“Happy families are all alike,” wrote Leo Tolstoy in Anna Karenina, “every unhappy family is unhappy in its own way.” Today’s Markets and Money looks at the unhappy family of nations in Europe and their coming family feud. Each is definitely unhappy in its way.
Yet there is a common thread to the current state of economic melancholy. It’s money. Most failed marriages, we’ve heard, end up breaking up over money. Why would Europe or America or Australia be any different?
But before we get into family counselling, let’s have a look at markets. Over in America the Dow Jones Industrials Index has closed at its highest level since October of 2008. The Dow sits at 10, 979 and has risen eight days in a row. Woop woop.
The volume figures on the Dow, however, show a disturbing lack of faith, or conviction if you prefer. The chart below shows the Dow since the March 9th low of 2009. It’s been a pretty steady rise since then. But you can see that average daily volumes are less than half of what they were when the low was made a year ago. What does it mean?
“It’s bearish. That’s what it means,” said Murray when we ambled over to his desk to show him the chart above. “It means there’s a general lack of conviction by buyers. You’d want to look out below.”
Where are all the buyers? Is the market just drifting higher based on programmed money flows by institutions? Granted this is an index of just thirty U.S. stocks. But it shows you that once you go below the surface of the index levels, the waters in the market are eerily calm and not frothy at all.
The other point about this is that in market-cap weighted index, a few key constituents can account for big day-to-day moves. For example, the table below from Standard and Poor’s shows the top ten weightings in the ASX/200. The financials and the miners dominate, with property, telecom, and consumer staples all making cameos.
In other words an up or down move in BHP or Commonwealth Bank has a bigger effect on the direction of the index based on the size of their respective market capitalisations. That sounds like gobbeldy gook. But the takeaway is you should beware light volumes and indexes whose higher movements are driven by just a few stocks. It shows a lack of breadth which can turn quickly and result in big sell off.
Now, you probably don’t want to talk about this. But we need to talk about Greece. Its on-again, off-again bailout flirtation with the European Union is driving the market nuts. Its reality sovereign debt finance theatre at its most dramatic. But what, really, is at stake?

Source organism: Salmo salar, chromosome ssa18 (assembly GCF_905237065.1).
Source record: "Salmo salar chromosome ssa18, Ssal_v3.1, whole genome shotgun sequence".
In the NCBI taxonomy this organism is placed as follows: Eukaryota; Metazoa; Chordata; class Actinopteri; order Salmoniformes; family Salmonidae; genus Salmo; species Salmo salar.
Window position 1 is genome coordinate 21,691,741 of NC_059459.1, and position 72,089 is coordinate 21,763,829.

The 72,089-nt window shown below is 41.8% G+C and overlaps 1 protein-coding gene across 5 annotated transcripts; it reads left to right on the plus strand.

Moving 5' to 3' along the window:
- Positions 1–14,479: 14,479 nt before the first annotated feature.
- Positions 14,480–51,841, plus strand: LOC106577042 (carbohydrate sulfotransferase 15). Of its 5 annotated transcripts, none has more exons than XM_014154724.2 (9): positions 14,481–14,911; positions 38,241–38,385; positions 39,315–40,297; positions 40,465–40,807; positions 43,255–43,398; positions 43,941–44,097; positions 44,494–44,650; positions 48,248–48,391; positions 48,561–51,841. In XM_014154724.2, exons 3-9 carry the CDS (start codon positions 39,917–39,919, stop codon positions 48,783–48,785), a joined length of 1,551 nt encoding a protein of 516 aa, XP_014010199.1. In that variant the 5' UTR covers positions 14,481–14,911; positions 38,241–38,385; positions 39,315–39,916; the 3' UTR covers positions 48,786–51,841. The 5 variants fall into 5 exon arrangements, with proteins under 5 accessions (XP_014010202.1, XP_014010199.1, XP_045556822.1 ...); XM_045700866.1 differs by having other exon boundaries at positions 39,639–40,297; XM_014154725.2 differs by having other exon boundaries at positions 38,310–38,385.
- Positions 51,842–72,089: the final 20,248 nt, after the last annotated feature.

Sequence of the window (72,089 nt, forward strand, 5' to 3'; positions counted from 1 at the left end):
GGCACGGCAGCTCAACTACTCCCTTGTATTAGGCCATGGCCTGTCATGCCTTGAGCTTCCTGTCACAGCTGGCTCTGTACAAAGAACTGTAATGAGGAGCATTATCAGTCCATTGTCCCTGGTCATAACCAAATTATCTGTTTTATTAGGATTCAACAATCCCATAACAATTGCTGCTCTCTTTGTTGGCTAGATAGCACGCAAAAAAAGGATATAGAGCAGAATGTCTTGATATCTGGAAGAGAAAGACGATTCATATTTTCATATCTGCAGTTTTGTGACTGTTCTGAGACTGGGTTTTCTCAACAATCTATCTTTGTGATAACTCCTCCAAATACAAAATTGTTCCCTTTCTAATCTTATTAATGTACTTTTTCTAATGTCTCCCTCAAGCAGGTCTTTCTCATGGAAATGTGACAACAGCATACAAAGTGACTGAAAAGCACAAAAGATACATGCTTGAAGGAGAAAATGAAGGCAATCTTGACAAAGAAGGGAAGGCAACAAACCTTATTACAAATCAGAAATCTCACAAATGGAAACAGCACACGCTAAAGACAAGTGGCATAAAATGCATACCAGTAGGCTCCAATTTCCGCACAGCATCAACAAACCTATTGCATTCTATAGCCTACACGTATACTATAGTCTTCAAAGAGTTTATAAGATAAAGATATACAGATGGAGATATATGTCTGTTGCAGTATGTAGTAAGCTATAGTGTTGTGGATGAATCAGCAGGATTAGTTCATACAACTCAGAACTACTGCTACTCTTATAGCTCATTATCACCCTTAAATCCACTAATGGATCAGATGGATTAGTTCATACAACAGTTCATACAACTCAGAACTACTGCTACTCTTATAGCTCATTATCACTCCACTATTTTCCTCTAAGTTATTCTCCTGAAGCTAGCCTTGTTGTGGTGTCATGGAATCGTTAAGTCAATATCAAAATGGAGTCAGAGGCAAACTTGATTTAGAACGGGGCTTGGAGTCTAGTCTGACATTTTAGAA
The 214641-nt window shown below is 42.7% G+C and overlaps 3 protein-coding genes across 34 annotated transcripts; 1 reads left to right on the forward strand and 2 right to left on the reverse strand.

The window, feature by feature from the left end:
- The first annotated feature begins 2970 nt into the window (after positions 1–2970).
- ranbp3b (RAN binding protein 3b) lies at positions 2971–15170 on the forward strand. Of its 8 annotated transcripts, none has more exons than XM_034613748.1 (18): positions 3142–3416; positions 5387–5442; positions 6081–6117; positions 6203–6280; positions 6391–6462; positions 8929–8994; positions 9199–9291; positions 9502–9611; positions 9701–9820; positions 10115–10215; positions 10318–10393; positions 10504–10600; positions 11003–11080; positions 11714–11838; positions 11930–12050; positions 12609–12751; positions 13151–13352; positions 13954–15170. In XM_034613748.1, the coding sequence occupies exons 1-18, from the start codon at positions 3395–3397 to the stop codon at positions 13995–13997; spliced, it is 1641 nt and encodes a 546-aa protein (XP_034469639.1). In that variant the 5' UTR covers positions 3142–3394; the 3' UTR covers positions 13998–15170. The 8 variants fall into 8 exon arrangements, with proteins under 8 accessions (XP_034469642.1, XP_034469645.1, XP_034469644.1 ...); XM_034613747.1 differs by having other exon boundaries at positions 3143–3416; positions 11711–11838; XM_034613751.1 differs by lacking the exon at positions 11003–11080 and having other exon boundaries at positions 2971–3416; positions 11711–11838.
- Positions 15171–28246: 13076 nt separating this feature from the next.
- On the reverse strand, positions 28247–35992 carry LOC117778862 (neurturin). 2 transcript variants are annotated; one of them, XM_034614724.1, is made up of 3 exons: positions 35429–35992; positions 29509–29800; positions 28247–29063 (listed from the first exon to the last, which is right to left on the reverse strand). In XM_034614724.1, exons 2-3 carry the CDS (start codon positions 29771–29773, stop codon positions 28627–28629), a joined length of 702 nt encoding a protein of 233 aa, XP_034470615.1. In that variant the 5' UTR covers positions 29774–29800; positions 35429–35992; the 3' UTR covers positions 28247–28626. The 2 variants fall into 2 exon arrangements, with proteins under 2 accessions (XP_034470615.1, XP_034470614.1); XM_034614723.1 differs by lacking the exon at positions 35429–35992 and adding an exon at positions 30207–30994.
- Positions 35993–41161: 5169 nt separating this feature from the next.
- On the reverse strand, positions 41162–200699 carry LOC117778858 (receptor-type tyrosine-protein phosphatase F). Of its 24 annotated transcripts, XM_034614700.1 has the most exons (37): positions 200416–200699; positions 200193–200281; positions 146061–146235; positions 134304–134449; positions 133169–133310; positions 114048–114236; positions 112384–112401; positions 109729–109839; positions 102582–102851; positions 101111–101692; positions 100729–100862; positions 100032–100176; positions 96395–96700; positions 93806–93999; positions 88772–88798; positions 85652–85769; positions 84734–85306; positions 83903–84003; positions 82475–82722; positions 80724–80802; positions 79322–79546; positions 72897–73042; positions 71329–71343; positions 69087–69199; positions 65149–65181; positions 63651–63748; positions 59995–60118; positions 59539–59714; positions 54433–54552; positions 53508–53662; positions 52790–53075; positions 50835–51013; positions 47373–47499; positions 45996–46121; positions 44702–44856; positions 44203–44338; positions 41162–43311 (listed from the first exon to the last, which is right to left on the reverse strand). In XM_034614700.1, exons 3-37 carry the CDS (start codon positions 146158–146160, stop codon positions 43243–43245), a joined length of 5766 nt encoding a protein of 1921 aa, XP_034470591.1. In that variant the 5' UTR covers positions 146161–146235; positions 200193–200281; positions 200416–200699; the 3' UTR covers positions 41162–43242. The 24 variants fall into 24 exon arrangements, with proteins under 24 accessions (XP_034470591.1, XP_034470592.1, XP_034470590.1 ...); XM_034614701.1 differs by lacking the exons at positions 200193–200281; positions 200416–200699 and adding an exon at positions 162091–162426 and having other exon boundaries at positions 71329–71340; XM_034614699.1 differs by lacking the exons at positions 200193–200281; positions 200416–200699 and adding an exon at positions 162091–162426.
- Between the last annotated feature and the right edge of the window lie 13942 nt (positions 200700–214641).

The European monetary family is in crisis. It meets on March 25th and 26th to discuss whether to kick Greece off the island (survivor style) or to intervene and save the prodigal son. The problem, from a German perspective, is that Europe is full of prodigal children. To save Greece means to save the rest of the economies troubled by rising public debt-to-GDP ratios. Where will it stop? With the trashing of the euro.
But is doing nothing an option? The Greeks have already said they will meet with the IMF on April 2nd if Europe resolves nothing by the end of March. And in the meantime, bond yields on Greek debt are left twisting in the wind. Rising bond yields wipe out the benefits of austerity measures and deficit reduction.
According to Bloomberg, “The yield on Greece’s 10-year government bond rose 12 basis points to 6.21 percent. The euro fell for a second day against the dollar, slipping as much as 0.7 percent to $1.3648. Credit-default swaps on Greek sovereign debt rose 7 basis points to 295, the highest in a week, according to CMA DataVision prices.”
It’s hard to imagine the Northern European powers hanging Greece out to dry. Families are supposed to look out for each other. You do more for your family when the chips are down than you do for most people in the world. But maybe Greece will spare Germany the hand-wringing and default on its own….just throw up its hands and shrug.
The willing default on sovereign debt is what Societe Generale analyst Albert Edwards expects. In a note to clients earlier this week Edwards wrote, “Ultimately, as my colleague Dylan Grice writes, I think we head back to double-digit inflation rates as governments opt to default. I certainly again expect to see CPI inflation above 25% in the UK and indeed in most developed nations in my lifetime.”
This is the old “asset-deflation-first-then-hyperinflation-later” two-step. It’s the Big Crash dance, with the Bernanke/CNBC orchestra providing mellow tunes as your promenade your way to the lifeboats. Edwards writes that, “In the near term, however, the deflationary quicksand will suck us ever lower until we suffocate. A key driver for underlying inflation remains unit labour costs. While unit labour costs decline at an unprecedented rate, they are sucking us inevitably into a Fisherian, debt-deflation spiral. Only then will we see how far policymakers are willing to go to debauch the currency. Last year saw them cross the Rubicon. Monetisation is now the policy lever of first resort.”
Some readers think we’re trying to have it both ways on the inflation/deflation debate. But it is one of the issues you have to be flexible about and be willing to go both ways on in order to keep your money safe. Prepare for falling asset prices and a sovereign debt crisis. And then watch out as central banks reach out and take us to strange new monetary places and boldly go where Weimar Germany and Argentina have gone before.
Buckle up buttercup.
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